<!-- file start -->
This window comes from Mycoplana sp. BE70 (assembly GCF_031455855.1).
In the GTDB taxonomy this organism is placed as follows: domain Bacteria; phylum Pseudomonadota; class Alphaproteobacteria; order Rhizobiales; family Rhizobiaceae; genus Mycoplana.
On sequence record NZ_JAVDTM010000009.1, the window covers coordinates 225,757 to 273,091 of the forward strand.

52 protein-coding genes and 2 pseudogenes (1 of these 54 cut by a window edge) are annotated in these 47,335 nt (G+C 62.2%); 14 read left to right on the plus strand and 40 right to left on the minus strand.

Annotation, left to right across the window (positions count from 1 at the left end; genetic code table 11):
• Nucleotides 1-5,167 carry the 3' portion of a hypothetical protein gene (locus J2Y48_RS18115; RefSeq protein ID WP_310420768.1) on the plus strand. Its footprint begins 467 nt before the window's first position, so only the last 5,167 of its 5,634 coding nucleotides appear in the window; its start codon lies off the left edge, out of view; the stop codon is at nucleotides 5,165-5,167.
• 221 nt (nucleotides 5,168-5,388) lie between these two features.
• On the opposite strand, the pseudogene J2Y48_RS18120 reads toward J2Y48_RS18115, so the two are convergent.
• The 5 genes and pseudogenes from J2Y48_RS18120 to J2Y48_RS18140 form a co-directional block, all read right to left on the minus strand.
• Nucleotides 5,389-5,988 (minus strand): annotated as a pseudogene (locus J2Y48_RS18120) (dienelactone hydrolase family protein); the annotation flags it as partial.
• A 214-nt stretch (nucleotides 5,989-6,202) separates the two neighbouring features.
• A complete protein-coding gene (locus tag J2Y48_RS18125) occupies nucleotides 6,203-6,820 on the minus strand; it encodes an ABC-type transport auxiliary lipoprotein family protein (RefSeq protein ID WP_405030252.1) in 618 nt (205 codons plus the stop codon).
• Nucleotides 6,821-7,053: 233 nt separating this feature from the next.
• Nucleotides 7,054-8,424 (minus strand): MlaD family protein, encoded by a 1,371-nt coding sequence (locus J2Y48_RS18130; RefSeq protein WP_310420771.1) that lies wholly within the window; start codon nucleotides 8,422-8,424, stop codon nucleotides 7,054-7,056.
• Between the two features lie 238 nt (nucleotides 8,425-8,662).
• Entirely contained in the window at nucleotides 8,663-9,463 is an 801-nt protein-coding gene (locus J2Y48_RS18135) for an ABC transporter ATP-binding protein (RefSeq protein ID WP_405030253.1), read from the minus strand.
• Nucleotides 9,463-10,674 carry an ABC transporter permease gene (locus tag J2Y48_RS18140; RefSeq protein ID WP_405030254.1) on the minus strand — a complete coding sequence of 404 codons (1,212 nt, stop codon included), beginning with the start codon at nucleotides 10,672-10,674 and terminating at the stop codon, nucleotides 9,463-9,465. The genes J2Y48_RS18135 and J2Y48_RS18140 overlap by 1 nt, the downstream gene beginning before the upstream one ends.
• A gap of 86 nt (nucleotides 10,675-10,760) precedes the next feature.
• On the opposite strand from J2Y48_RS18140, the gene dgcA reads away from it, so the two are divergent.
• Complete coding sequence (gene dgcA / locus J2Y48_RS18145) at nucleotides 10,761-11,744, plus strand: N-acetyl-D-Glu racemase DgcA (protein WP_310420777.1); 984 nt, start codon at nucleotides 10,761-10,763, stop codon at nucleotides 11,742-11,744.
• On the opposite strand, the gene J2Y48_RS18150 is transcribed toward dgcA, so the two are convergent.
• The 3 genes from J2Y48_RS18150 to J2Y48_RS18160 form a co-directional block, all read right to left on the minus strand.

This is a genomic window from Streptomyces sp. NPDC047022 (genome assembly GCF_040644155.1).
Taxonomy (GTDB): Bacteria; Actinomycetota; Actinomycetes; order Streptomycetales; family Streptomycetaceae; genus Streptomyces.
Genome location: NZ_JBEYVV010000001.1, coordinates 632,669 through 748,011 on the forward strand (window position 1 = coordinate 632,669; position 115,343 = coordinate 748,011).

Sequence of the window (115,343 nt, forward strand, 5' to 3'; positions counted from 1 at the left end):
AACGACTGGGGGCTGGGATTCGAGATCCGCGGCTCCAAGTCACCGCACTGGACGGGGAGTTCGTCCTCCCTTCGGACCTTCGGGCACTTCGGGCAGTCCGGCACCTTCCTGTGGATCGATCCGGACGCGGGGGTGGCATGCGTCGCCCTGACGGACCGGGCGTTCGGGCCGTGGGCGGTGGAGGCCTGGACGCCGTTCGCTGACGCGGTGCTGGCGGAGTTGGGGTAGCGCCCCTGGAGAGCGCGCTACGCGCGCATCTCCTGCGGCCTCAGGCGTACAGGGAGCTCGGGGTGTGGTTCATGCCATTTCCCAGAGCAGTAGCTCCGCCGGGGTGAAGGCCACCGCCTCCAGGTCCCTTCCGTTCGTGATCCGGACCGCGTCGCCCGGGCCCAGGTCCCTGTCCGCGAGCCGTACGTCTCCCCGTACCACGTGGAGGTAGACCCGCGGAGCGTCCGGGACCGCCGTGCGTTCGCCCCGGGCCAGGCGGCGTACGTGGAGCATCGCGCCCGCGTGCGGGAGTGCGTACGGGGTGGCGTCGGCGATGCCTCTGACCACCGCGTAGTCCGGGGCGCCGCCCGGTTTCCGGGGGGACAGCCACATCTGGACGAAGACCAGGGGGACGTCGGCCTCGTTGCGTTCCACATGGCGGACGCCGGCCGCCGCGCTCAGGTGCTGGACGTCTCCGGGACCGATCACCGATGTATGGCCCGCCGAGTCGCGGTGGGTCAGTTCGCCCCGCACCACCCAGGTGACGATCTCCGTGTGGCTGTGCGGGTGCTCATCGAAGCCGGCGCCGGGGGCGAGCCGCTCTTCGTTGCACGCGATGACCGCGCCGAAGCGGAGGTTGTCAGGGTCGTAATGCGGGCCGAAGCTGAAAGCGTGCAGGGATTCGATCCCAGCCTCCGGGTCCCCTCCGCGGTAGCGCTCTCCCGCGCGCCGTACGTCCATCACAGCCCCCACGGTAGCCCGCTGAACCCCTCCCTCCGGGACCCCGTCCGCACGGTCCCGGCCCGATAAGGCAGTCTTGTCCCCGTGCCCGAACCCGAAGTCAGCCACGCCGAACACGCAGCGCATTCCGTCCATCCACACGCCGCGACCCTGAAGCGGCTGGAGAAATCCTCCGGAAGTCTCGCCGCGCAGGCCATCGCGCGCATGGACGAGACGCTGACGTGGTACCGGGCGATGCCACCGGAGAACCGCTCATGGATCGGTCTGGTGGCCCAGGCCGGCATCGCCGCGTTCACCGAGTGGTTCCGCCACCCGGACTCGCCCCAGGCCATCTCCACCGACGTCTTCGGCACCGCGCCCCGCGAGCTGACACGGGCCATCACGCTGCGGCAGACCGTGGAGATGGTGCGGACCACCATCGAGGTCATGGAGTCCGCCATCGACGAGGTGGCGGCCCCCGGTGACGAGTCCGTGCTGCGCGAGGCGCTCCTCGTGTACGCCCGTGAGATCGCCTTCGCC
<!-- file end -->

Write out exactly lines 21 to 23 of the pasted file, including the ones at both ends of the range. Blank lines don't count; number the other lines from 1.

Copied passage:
• On the opposite strand, the gene J2Y48_RS18150 is transcribed toward dgcA, so the two are convergent.
• The 3 genes from J2Y48_RS18150 to J2Y48_RS18160 form a co-directional block, all read right to left on the minus strand.

This is a genomic window from Streptomyces sp. NPDC047022 (genome assembly GCF_040644155.1).